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The Matrix

"The Matrix" on DVD

Eye-popping Brain Candy

"The Matrix" is a sci-fi action adventure film that's much more than skin deep. It's exciting and great looking, with terrific special effects - and a thought-provoking concept that's a real brain teaser. It's also a terrific example of the DVD medium.

Starring Keanu Reeves, Laurence Fishburne, Carrie-Anne Moss, Hugo Weaving and Joe Pantoliano, "The Matrix" turns one's conceptions about the earth and our life upon it upside down with its vision of a planet in which we are not who we think we are - or even when we think we are.

The film was directed by Andy and Larry Wachowski, and features Reeves as Neo, a computer programmer recruited by an underground figure-cum-Messiah called Morpheus (Fishburne) who's being hunted down by a group of ruthless "Men in Black-types".

Once recruited, however, he discovers the shock of his life (and we're not going to spoil the movie for those who haven't yet seen it) and is forced to decide whether to return to his previous existence of blissful unawareness or take his destiny into his hands and fight for the future of the human race. Morpheus believes Neo is the real Messiah, and trains him in a virtual world to fight with all manners of weapons and tactics and then joins the war to free his fellow Man.

The situation's a bit reminiscent of the "Terminator" movies, with some "13th Floor" and martial arts extravaganza thrown in for good measure, but in the end, it's unique and works (and succeeds) on its own levels.

Superficially, "The Matrix" looks like it's just another blast 'em up action yarn, and there's enough blast 'em up action to please fans of that genre - but it's also an intelligent movie that's well conceived, well written - and with acting and production that does the package justice. The production design is also excellent.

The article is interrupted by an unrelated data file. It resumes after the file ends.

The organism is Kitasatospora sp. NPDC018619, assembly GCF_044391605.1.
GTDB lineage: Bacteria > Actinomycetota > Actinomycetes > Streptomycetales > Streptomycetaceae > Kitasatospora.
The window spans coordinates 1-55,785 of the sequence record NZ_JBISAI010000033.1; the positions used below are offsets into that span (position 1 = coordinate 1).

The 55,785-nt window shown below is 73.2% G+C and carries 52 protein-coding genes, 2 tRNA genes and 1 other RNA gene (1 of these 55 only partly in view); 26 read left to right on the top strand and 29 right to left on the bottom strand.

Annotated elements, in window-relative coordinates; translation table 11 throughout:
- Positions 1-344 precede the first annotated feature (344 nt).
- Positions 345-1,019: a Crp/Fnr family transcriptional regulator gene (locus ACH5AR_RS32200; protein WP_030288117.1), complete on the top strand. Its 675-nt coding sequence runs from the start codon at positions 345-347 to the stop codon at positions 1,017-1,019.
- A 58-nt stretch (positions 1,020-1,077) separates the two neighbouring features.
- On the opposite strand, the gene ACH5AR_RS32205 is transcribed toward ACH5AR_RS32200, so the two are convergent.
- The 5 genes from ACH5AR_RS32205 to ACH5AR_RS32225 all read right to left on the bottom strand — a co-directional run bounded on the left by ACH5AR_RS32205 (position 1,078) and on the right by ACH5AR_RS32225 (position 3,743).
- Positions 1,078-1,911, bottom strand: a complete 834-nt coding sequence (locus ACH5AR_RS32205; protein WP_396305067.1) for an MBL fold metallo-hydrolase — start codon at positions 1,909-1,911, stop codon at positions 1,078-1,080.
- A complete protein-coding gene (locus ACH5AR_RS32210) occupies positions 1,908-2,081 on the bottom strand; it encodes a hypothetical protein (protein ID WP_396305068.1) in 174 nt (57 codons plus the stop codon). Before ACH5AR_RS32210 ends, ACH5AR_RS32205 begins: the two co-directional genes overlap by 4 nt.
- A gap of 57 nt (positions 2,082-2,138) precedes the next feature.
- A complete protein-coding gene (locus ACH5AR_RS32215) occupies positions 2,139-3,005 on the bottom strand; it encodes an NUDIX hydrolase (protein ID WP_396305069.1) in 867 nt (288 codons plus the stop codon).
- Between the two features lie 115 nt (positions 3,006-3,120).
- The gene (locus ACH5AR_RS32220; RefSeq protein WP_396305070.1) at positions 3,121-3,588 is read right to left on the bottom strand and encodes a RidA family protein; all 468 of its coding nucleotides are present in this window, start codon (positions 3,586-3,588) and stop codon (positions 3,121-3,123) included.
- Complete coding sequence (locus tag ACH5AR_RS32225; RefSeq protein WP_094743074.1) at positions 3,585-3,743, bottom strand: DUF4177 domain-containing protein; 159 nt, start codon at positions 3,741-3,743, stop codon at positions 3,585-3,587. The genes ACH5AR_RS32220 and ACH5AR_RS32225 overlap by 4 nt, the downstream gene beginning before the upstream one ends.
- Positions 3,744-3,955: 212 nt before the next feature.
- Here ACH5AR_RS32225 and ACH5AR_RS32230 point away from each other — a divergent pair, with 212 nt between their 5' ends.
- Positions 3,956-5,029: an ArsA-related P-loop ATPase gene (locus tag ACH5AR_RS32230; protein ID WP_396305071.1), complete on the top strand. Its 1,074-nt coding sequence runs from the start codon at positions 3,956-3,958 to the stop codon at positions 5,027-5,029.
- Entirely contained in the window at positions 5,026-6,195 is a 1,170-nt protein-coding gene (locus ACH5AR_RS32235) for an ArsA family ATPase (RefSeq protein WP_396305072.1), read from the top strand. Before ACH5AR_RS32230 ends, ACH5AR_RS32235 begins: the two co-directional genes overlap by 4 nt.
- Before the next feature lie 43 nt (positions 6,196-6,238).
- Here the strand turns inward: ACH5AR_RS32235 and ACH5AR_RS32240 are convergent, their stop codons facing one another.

"The Matrix" is also a terrific DVD, offering lots of the extras that make the format so great. Besides the film, which is presented in widescreen and looks and sounds wonderful, with Dolby Digital 5.1 surround, there's a whole set of DVD player extras, as well as a bundled set of goodies for your DVD ROM drive.

For your home theater, you can play with a "making of" documentary, an audio track featuring actress Carrie-Anne Moss (Trinity) and the film editor and special effects supervisor. There's also a track that features only the music, with commentary by its composer, and a couple of neat features ("Follow the White Rabbit" and "Take the Red Pill") that lead you into a DVD aficionado heaven of features that include looks at the special effects and production. These White Rabbit thingys are really neat: you click on the rabbit icon when it appears at the beginning of a special effects sequence and you're whisked to a "making of" section on that part of the film - then returned to the movie when it's over.

It's really something - though it would be even better if they played the sequence first, then took you to the documentary footage.

DVD ROM features include a quiz that lets you find out if you're "The One," a screenplay/storyboards section and a group of seven essays/articles about sci-fi, martial arts, comic books, etc. It's interesting stuff.

You also get links that take you to the kung fu scenes, a selection of theatrical trailers from various sci fi movies, and the usual web links, etc.

Naturally, there's also cast/crew information and chapter stops.

In all, it's a great package, despite the dearth of liner notes (which are more than offset by the extras on the disc itself).

Some think "The Matrix" is a science fiction masterpiece that'll live forever in Hollywood history. Only time will tell, but the DVD version is definitely an outstanding example of the species.

The Matrix, from Warner Home Video
136 minutes, Widescreen (2.35:1), Dolby Digital 5.1
Starring Keanu Reeves, Laurence Fishburne, Carrie-Anne Moss, Hugo Weaving and Joe Pantoliano
Produced by Joel Silver,
Written and Directed by The Wachowski Brothers


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Updated May 13, 2006